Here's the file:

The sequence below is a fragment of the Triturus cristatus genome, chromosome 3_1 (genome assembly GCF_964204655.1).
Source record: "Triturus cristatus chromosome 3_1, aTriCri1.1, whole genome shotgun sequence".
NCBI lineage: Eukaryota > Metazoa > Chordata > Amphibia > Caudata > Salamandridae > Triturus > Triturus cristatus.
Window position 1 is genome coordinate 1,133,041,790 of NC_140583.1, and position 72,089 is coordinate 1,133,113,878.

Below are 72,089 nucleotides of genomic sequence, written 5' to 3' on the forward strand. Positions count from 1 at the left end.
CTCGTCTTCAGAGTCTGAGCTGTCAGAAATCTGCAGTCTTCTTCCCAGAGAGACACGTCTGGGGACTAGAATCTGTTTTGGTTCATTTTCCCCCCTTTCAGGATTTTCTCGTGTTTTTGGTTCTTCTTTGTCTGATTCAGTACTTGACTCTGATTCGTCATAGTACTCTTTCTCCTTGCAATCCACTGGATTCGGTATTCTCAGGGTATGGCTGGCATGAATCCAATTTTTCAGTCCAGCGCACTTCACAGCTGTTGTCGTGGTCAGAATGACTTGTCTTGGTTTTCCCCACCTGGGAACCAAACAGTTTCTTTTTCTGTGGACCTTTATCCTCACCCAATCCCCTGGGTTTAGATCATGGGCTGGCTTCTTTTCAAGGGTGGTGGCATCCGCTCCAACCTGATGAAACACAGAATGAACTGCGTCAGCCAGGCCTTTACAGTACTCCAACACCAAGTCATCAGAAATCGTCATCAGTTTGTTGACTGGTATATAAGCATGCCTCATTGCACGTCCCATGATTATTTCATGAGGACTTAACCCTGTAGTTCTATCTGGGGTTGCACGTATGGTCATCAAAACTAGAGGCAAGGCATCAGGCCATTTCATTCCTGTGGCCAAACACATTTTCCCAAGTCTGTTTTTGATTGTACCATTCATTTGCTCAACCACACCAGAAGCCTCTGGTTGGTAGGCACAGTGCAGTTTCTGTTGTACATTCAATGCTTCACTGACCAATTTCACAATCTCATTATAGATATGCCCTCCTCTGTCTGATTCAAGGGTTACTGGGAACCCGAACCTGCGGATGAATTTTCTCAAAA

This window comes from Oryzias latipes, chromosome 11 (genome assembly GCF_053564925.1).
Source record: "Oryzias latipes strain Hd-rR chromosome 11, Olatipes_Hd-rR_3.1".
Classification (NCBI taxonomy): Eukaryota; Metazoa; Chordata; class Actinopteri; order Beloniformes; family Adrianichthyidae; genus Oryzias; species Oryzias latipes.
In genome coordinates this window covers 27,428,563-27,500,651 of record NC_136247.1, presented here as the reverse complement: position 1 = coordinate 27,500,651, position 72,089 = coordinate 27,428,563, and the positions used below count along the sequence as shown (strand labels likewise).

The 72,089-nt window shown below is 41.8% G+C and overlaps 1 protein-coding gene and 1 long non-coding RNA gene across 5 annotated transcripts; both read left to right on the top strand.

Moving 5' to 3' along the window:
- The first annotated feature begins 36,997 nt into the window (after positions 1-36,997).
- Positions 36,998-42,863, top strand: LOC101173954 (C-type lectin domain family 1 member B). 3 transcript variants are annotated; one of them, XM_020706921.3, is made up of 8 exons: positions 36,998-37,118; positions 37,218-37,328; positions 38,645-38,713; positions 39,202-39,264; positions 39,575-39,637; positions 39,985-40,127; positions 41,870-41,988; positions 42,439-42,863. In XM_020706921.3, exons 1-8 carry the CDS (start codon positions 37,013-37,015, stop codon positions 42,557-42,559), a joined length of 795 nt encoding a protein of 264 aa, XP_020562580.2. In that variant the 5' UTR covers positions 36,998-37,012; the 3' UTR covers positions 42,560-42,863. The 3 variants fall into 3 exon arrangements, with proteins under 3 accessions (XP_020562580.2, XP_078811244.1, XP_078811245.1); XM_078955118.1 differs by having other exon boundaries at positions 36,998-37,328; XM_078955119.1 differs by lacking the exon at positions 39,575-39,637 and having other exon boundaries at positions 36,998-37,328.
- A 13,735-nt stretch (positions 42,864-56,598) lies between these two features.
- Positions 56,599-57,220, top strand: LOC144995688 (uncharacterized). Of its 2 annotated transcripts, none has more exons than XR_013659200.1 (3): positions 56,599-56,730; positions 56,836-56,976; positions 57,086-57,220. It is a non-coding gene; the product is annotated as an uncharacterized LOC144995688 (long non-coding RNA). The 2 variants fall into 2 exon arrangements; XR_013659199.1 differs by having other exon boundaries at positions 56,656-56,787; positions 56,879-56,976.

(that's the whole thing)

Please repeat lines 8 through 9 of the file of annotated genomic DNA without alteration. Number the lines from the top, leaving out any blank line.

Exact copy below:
Source record: "Oryzias latipes strain Hd-rR chromosome 11, Olatipes_Hd-rR_3.1".
Classification (NCBI taxonomy): Eukaryota; Metazoa; Chordata; class Actinopteri; order Beloniformes; family Adrianichthyidae; genus Oryzias; species Oryzias latipes.